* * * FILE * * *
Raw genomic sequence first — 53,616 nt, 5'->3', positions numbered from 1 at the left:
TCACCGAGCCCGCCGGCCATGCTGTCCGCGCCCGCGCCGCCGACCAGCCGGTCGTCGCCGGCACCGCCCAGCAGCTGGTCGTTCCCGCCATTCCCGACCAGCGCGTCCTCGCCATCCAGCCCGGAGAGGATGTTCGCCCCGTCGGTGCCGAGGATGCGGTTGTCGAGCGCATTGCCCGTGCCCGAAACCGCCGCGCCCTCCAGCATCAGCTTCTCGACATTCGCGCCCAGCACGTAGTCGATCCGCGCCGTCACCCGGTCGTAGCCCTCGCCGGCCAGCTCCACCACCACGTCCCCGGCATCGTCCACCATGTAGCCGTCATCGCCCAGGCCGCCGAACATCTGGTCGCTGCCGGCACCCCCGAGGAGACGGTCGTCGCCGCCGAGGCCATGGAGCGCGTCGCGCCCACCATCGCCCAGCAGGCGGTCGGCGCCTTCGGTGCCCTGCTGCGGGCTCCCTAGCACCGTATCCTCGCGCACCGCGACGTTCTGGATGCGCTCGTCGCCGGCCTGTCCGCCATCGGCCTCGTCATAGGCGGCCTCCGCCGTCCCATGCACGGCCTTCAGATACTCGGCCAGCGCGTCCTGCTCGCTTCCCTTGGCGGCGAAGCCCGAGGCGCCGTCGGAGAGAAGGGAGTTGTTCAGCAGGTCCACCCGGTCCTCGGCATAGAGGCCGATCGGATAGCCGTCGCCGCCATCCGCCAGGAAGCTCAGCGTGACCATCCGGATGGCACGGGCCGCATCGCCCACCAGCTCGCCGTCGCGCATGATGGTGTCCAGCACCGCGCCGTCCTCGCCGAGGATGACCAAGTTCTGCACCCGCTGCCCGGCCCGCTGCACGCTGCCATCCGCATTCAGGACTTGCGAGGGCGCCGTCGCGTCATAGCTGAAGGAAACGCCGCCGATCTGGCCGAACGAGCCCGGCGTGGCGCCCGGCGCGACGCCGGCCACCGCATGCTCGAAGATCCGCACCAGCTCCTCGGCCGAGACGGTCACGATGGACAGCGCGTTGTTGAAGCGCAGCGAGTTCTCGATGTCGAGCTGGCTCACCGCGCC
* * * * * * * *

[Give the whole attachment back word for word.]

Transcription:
Raw genomic sequence first — 53,616 nt, 5'->3', positions numbered from 1 at the left:
TCACCGAGCCCGCCGGCCATGCTGTCCGCGCCCGCGCCGCCGACCAGCCGGTCGTCGCCGGCACCGCCCAGCAGCTGGTCGTTCCCGCCATTCCCGACCAGCGCGTCCTCGCCATCCAGCCCGGAGAGGATGTTCGCCCCGTCGGTGCCGAGGATGCGGTTGTCGAGCGCATTGCCCGTGCCCGAAACCGCCGCGCCCTCCAGCATCAGCTTCTCGACATTCGCGCCCAGCACGTAGTCGATCCGCGCCGTCACCCGGTCGTAGCCCTCGCCGGCCAGCTCCACCACCACGTCCCCGGCATCGTCCACCATGTAGCCGTCATCGCCCAGGCCGCCGAACATCTGGTCGCTGCCGGCACCCCCGAGGAGACGGTCGTCGCCGCCGAGGCCATGGAGCGCGTCGCGCCCACCATCGCCCAGCAGGCGGTCGGCGCCTTCGGTGCCCTGCTGCGGGCTCCCTAGCACCGTATCCTCGCGCACCGCGACGTTCTGGATGCGCTCGTCGCCGGCCTGTCCGCCATCGGCCTCGTCATAGGCGGCCTCCGCCGTCCCATGCACGGCCTTCAGATACTCGGCCAGCGCGTCCTGCTCGCTTCCCTTGGCGGCGAAGCCCGAGGCGCCGTCGGAGAGAAGGGAGTTGTTCAGCAGGTCCACCCGGTCCTCGGCATAGAGGCCGATCGGATAGCCGTCGCCGCCATCCGCCAGGAAGCTCAGCGTGACCATCCGGATGGCACGGGCCGCATCGCCCACCAGCTCGCCGTCGCGCATGATGGTGTCCAGCACCGCGCCGTCCTCGCCGAGGATGACCAAGTTCTGCACCCGCTGCCCGGCCCGCTGCACGCTGCCATCCGCATTCAGGACTTGCGAGGGCGCCGTCGCGTCATAGCTGAAGGAAACGCCGCCGATCTGGCCGAACGAGCCCGGCGTGGCGCCCGGCGCGACGCCGGCCACCGCATGCTCGAAGATCCGCACCAGCTCCTCGGCCGAGACGGTCACGATGGACAGCGCGTTGTTGAAGCGCAGCGAGTTCTCGATGTCGAGCTGGCTCACCGCGCC